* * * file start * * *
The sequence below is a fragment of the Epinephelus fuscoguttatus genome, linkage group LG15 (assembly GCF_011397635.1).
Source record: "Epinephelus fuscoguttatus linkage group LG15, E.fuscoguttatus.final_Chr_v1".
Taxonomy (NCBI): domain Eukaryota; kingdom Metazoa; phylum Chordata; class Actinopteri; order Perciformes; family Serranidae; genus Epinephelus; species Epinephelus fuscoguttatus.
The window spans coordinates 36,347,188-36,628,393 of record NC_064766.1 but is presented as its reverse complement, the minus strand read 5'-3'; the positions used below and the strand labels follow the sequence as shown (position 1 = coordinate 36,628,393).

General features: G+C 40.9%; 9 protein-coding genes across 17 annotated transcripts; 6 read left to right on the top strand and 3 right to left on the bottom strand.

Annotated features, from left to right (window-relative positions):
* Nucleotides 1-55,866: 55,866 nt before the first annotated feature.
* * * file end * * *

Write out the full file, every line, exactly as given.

The sequence below is a fragment of the Epinephelus fuscoguttatus genome, linkage group LG15 (assembly GCF_011397635.1).
Source record: "Epinephelus fuscoguttatus linkage group LG15, E.fuscoguttatus.final_Chr_v1".
Taxonomy (NCBI): domain Eukaryota; kingdom Metazoa; phylum Chordata; class Actinopteri; order Perciformes; family Serranidae; genus Epinephelus; species Epinephelus fuscoguttatus.
The window spans coordinates 36,347,188-36,628,393 of record NC_064766.1 but is presented as its reverse complement, the minus strand read 5'-3'; the positions used below and the strand labels follow the sequence as shown (position 1 = coordinate 36,628,393).

General features: G+C 40.9%; 9 protein-coding genes across 17 annotated transcripts; 6 read left to right on the top strand and 3 right to left on the bottom strand.

Annotated features, from left to right (window-relative positions):
* Nucleotides 1-55,866: 55,866 nt before the first annotated feature.